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Old Mill Road Proposal Becomes Clover Drive Proposal

The first step in a full-scale study of the possible negative environmental impacts of the proposal to sub-divide 11 lots on a land-locked 3.104-acre parcel between Clover Drive in Great Neck Estates and Old Mill Road in the Old Village has been taken. Egress to the proposed development, that would be primarily located in the Village of Great Neck, would be through Great Neck Estates. Developer Frank Lalezarian presented a document to the Village of Great Neck Board of Zoning Appeals in which he outlines the various categories to be studied by his consultants. The process of “scoping” under the New York State Environmental Quality Review Act (SEQRA) is basically an outline of the areas of concern to be addressed in a full-blown draft environmental impact study (DEIS).

Last month the zoning board, by making a “positive declaration” on the proposed project, acknowledged that the project could have significant negative environmental impacts and with such, under the law, the clock ticks with certain requirements for an orderly, systematic review of all pertinent information. Mr. Lalezarian’s scoping document was received by the village on November 23; therefore, within 60 days, the board must review the document and decide if everything that should be studied, will be studied.

If anyone from the public believes that there are more areas of concern that should be thoroughly analyzed, they may submit written comments to the board and should do so before December 23. Consultants in the fields of engineering, planning and the law who are assisting the board on this project will also review the document to see if there is anything else to be studied.

At the board’s January 6 meeting, zoning board members plan to make a determination on whether the scoping plan is sufficient. At that meeting, the public will be allowed to speak on the scoping, the parameters of the study.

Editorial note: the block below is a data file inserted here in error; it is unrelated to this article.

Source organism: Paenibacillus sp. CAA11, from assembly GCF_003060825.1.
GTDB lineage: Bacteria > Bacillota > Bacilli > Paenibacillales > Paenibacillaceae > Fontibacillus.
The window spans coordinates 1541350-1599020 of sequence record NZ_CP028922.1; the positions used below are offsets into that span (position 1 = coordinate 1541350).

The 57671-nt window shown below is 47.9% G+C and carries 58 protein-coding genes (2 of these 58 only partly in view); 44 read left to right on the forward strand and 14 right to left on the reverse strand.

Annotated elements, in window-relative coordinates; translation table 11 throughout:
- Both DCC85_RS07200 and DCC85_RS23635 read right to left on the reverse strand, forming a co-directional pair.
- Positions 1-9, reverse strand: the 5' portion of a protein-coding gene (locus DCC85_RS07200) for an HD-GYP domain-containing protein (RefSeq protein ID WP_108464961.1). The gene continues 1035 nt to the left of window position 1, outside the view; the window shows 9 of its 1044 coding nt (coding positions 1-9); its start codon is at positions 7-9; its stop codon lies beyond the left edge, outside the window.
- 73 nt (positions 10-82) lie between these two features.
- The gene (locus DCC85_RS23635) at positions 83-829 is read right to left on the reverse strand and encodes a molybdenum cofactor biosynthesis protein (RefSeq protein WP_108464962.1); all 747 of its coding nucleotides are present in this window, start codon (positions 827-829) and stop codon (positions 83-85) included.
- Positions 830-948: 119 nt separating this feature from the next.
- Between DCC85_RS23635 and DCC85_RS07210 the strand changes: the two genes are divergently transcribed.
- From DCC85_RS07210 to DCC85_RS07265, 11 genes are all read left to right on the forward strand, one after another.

The scoping proposal is available at village hall for perusal. The following is a summary of what the applicant proposes to study in depth in the coming months and was taken from the document he submitted.

The applicant will describe the proposed project in detail, including the engineering reports, and the lay-out of the sub-division. It will also outline the developer’s assessment of the “purpose, need and benefits of the proposed project.”

Based on the BZA’s initial assessment of potential problems involving “slopes, ecology, existing ground or surface water quantity and flow rate, traffic, noise levels, increased potential for erosion, flooding, leaching and/or drainage problems and change in the use or intensity of use of land,” the applicant will address those areas of concern.

A topographical map of the area will be provided and the Draft Environmental Impact Statement (DEIS) will discuss the changes in topography that would result from the proposed project.


The document states that a “qualified biologist/ecologist” will inspect the site and do an inventory of the flora and fauna and the general habitat character. Protected native plants and any plant or animal species that are classified as endangered or threatened will be identified. This is the section of the report that will spell out the landscaping and buffers that would be installed to mitigate any negative impact.

Water and Stormwater Management

This section states that current conditions pertaining to the flow of water will be analyzed. It will take into account the Nassau County project, currently in progress, to correct the flooding conditions at Middle Neck and Old Mill Roads. This part of the study will project how the drainage patterns might change due to the proposed project and how the developer plans to manage all matters pertaining to water in the area.


A traffic study will include an assessment of current conditions, a trip generation analysis, ingress and egress evaluation, parking demand and any need for traffic control devices.


This section refers to the noise levels that would be generated by construction in the immediate vicinity. It proposes to keep a schedule of weekday work starting at 8 a.m. and halting at 7 p.m. On Saturdays, construction would begin at 9 a.m. and end at 7 p.m.


The report, in a section about possible mitigation strategies, states that erosion would be controlled by the use of hay bales and silt fences. Seeding or mulching is proposed to stabilize graded areas until final landscaping.

Community Character

This section addresses the “impact and compatibility of the proposed action on land use, zoning and the established development policies, patterns and neighborhood character, especially with respect to proximate single-family residential development.”

After the zoning board determines exactly what will be studied and how, and the scoping is deemed complete, nothing will happen until the DEIS is prepared and the board’s consultants review that document. At that point, the board will begin their review and hold public hearings on the content of the information provided.

(In a prior application to the zoning board, Mr. Lalezarian had proposed to erect two apartment buildings on the parcel with access through the Versailles Apartment building on Old Mill Road which he owns.)